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Lyme disease-where is "House" when you need him?

It is 3 am Pacific Standard time and I am wide awake. One of my doctor calls this time of insomnia in patients as "Lyme-time". This is usually in the middle of the night when you are desperate for rest, to get through another day. Unfortunately those little critters have different plans. Lyme time is when those nasty bugs wake up and create more havoc-after a year of this, I don't need more havoc! I want to scream at them to "GET OUT", but they are great at camouflage-and besides some doctor, somewhere will state that my problems are psychological in origin. Ha! To help me get through the insomnia, I have become an avid watcher of the Television show, "House".

"House" is an entertaining and well written show about a group of hospital doctors that tackle complicated diseases and discover the underlying cause of the patient's illness. Gregory House, the obnoxious infections disease doctor, is played by the British actor, Hugh Laurie. I ache for a doctor like house in the Lyme disease community. House we need you!

As an information junkie, (at least enough to make me dangerous), I have been doing research on Lyme disease. All of the research, the internet sites, the books, are somewhat contradictory. It is very confusing to get some clear answers and figure out the right treatment protocol, particularly when I have brain fog from the disease.

What is clear to me from the research is that our country has a major Lyme disease problem. The disease has developed in every state. If I look at the emails, the twitters, the phone calls I have received in the last few weeks-Lyme exists everywhere. The problem is not being taken seriously by the medical establishment. Fellow "Lymie" and successful author Amy Tann says: ""I now know what is the greatest damage that Borrelia has caused: It is ignorance."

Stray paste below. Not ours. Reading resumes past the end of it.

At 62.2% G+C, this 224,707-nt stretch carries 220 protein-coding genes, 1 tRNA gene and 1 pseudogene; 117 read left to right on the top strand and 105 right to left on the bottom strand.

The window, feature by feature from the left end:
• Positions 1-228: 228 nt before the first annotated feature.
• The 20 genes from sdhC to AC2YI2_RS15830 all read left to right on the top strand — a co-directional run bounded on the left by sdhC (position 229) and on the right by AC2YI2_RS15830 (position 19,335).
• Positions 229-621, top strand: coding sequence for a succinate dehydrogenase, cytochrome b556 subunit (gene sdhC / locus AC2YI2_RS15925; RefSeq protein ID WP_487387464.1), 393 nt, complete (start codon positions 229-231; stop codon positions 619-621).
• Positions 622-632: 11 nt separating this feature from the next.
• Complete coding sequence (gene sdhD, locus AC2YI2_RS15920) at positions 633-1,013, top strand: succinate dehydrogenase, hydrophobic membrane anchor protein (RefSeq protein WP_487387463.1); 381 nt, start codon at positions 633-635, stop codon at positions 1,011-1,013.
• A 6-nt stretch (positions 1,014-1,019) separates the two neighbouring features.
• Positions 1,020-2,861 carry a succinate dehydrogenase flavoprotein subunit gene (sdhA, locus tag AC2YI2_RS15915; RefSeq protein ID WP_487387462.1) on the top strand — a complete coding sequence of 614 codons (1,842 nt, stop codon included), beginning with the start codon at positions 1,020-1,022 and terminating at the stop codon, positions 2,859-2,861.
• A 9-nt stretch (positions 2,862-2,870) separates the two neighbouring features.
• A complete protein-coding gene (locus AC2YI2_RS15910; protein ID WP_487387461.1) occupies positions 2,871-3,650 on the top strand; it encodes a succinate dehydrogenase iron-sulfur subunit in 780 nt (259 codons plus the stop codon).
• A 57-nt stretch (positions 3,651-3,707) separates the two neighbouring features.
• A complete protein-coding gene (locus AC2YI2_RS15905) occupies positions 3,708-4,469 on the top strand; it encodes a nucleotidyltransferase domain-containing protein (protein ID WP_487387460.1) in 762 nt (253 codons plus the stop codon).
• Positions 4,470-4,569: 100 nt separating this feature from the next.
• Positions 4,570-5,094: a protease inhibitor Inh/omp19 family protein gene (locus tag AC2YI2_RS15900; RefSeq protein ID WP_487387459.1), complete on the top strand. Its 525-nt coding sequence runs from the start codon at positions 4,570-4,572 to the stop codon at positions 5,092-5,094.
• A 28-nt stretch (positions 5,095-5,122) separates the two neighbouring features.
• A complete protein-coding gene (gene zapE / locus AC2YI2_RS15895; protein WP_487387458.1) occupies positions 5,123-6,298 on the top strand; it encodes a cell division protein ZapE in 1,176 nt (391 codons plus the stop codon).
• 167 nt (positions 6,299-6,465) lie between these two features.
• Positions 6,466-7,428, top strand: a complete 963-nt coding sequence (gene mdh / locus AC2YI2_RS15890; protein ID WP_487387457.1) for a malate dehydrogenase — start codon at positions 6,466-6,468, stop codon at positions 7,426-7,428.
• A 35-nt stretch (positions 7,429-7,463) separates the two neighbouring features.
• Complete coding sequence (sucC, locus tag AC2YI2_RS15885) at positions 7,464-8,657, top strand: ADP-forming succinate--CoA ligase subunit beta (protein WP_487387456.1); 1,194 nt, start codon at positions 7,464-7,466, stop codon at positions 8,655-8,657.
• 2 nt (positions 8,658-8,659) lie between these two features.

When surfing the net I found some information on Dr. Kinderleher, a New Mexico based doctor who appeared on the Today Show.
Based on his comments during the show, a paper was developed by Dr. Ralph Stricker, a San Francisco based Lyme specialist.

Some stats from Dr. Kinderlehrers comments on the Today Show:
• Lyme disease is an epidemic, already the fastest growing in the US with new cases surpassing AIDS.
• The epidemic proportions of the illnesses are staggering, but are being minimized by the government and insurance industries because of financial obligations.

IF this doesn't scare you, the fact that these comments were made in 2002-should! And still the disease is largely ignored close to a decade later.

Testing for Lyme:

Let me explain a little bit about the testing procedures that diagnosis Lyme disease. Even in 2009, we are far from getting proper testing in place that addresses the many issues surrounding a LYME diagnosis.

The ELISA test. This is the least expensive and easiest to perform. This test detects the antibodies made in response to being exposed to Borrelia burgdorferi (Bb). This test misses 50% of patients later found to be positive for the disease.